This article first appeared at the highly-recommended Alt-Market blog. It is re-posted with permission. — As I predicted in my article ‘Trump Trade Wars A Perfect Smokescreen For A Market Crash’, published in March of 2018, as well as in my article ‘The Trade War Distraction: Huawei And Linchpin Theory’, published in December of 2018, the US/China trade dispute has escalated into an all out war with no end in sight. The claims of many analysts and skeptics a year ago that the trade war would be over quickly and that China would fold to US tariffs has been proven …




A Gravity-Fed Rainwater System, by Tractorguy

(Standard Disclaimer: Use the information given below AT YOUR OWN RISK. The author accepts no responsibility for any negative outcomes of the application of the following information.) We are all familiar with the axiom that we can live thirty days without food, but only three without water. We are indeed fortunate that, in most locations the Good Lord rains it down on us once or twice a week — all we have to do is catch it in something. Much has been written and many ideas forwarded about rain water collection. However, most of these fall short after the water …




Perennial Vegetables: A Must Have, by D.P.

In this article, I’ll explain why I consider perennial vegetables a “must have” for my self-sufficiency garden. It was during the time I lived in Kamakura, Japan, a once short-lived capital of Japan about an hour southwest of Tokyo, the place where both of my sons were born, that I learned to garden. Fell in love with it really. At that time my wife and I lived in a small duplex. All rooms were floored in tatami mats (straw mats). You couldn’t wear shoes on them, one of the few customs which the Japanese wouldn’t allow under any circumstances. The …




Garden Lessons – Part 2, by R.R.

(Continued from Part 1. This installment concludes the article.) There are numerous videos on the web about this process in building your seed-starting set up. It’s simple and again a one-time effort and expense. I’ve never even had to change a bulb after three years. I also have a surge protector that the three lights and three seed mats are plugged into. I then plug that surge protector into a timer so the lights and mats turn on/off automatically for around 10-12 hours each day. The next thing you have to plan is: when to start what  seeds or seedlings. …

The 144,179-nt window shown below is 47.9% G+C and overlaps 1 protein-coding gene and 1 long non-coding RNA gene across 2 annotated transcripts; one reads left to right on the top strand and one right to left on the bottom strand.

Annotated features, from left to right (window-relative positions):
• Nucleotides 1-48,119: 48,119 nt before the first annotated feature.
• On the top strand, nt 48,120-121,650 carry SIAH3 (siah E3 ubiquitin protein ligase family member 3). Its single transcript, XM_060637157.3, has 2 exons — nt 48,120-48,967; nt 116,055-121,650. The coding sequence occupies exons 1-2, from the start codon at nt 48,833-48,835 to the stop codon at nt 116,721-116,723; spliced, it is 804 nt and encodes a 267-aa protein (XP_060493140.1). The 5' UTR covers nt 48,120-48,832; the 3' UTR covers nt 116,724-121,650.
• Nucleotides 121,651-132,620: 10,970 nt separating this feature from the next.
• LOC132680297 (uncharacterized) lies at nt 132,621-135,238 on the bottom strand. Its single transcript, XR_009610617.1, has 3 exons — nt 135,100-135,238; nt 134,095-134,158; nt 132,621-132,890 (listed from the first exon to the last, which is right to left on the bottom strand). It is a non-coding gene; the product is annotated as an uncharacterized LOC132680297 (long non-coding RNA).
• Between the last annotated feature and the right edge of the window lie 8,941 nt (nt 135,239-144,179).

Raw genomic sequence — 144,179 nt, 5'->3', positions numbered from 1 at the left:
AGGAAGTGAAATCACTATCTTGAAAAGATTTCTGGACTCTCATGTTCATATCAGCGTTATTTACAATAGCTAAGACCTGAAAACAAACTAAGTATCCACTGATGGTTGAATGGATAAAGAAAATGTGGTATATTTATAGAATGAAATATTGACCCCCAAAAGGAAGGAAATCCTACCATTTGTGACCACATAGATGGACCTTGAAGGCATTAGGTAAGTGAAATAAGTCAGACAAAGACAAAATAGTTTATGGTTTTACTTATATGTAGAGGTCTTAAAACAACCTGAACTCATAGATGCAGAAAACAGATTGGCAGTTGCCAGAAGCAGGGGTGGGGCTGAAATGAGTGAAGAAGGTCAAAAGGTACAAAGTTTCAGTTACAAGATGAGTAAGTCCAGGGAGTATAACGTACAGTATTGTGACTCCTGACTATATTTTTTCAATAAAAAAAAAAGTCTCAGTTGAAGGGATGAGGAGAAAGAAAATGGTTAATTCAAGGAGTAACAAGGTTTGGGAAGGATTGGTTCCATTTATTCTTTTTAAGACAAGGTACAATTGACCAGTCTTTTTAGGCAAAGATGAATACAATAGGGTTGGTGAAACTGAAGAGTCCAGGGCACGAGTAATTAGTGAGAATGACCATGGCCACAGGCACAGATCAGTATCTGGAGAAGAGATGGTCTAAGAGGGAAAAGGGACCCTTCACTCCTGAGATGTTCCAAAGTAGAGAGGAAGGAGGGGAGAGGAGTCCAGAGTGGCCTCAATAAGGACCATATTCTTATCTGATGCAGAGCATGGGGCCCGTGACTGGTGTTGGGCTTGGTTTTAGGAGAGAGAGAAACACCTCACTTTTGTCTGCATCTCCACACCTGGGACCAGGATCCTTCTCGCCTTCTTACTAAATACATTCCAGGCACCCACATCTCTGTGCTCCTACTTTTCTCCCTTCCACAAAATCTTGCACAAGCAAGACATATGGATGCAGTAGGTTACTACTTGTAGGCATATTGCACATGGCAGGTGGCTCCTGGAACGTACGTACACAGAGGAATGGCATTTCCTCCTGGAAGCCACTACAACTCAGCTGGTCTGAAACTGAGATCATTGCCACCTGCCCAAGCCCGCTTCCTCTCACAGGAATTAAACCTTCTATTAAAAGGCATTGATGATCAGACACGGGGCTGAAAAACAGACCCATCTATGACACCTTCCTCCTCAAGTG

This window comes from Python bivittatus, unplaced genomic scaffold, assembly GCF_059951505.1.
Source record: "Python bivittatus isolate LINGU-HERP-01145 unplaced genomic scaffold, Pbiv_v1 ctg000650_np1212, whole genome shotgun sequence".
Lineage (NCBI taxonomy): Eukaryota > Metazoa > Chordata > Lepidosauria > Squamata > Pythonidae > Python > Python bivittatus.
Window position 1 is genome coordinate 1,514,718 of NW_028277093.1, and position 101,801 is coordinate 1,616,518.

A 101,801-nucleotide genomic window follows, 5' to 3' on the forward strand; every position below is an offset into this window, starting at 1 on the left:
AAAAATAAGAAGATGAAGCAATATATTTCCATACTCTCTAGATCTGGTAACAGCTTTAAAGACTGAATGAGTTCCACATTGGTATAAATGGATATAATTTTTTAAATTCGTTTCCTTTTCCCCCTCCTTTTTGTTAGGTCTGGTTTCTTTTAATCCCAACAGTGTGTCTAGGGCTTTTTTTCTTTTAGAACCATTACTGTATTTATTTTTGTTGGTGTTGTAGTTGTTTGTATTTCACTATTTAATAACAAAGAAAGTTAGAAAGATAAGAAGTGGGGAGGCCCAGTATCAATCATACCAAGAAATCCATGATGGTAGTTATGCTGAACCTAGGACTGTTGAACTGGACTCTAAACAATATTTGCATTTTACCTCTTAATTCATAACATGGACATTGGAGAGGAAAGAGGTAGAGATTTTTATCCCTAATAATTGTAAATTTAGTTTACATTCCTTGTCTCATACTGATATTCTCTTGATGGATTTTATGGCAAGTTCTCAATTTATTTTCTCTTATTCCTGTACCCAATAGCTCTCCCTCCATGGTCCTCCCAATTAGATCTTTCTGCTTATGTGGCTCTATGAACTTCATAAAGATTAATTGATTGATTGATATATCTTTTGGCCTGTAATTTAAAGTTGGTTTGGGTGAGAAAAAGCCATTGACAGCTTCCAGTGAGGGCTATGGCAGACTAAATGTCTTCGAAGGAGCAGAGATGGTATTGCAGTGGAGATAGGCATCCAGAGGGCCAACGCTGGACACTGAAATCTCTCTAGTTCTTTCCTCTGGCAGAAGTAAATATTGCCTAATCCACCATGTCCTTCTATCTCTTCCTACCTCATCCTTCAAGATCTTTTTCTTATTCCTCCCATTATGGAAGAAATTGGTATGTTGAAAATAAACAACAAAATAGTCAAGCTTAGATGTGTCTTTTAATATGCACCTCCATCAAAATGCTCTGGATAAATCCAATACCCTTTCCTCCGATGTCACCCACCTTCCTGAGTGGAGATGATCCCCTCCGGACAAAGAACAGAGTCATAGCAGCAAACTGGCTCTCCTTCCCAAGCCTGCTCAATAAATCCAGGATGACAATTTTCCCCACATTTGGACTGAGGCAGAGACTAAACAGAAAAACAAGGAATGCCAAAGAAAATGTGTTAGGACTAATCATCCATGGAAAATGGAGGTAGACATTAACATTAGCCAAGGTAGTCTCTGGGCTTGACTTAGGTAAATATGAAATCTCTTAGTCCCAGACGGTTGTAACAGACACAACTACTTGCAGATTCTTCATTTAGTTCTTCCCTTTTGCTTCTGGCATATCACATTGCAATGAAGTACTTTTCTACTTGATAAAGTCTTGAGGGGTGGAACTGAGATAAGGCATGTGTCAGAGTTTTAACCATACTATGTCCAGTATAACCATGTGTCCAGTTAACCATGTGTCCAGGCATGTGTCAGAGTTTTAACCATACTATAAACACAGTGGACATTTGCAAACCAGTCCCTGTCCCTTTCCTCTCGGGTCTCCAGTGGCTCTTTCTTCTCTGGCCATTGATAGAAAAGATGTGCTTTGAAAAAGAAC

Gardening Lessons – Part 1, by R.R.

So… You think that you can garden? Got the books, got some seeds, and you grew something once. Sure, it’s easy! Well, good for you. It hasn’t come easy for this guy. I’m the so called green-thumb in my house. House plants, no problem. Landscaping around the home, got that. Garden as if our life depends on, not so much. I managed lawn and landscaping crews for seven years during and after college. We did some major commercial work and I know more than the average homeowner about these things. I have to admit that vegetable gardening has been a …




Picking a BOL by Pete Thorsen

Many people think that there are very troubled times ahead for the United States. Some who think that realize if that comes to pass their current residence could make their very survival problematic. So what to do? Move now or if tied down, like because of a job, etc, then maybe set up a bug-out-location (BOL). Great but where would you go? And what would be the determining factors in BOL selection? The “where” and the many deciding factors will likely be different for just about everyone. And anyone who has ever been house hunting knows that buying a house …




My Experience Using Dynamite, by C.L.

As a frequent reader of SurvivalBlog I saw your recent request for articles on the farm and ranch use of explosives. My story may resonate with many of your readers in that I used dynamite for the projects mentioned here although I had no previous experience with explosives. These episodes occurred many years ago and though the legality issues (permitting, purchasing, etc.) may have changed the techniques of actually using dynamite are still applicable. Before getting into the heart of the matter I offer the following summary points: 1. I am not offering advice on the use of explosives.. I …




Eccentricity: A Viable Solution, by Kit Law

I watched as my 11-year-old son tightens down a sheepshank knot on a sled loaded with firewood. The two-year-old team of oxen stand ready to move forward up a 14% grade on a 1/4 mile trek toward home and the wood pile. Five feet of snow has fallen over the remaining part of February into the first week of March. A sled trail of packed snow reaches from the circular turn around of our log landing area out towards our home. This packed trail of snow facilitates the easy transfer of cut firewood to its final destination via our homemade …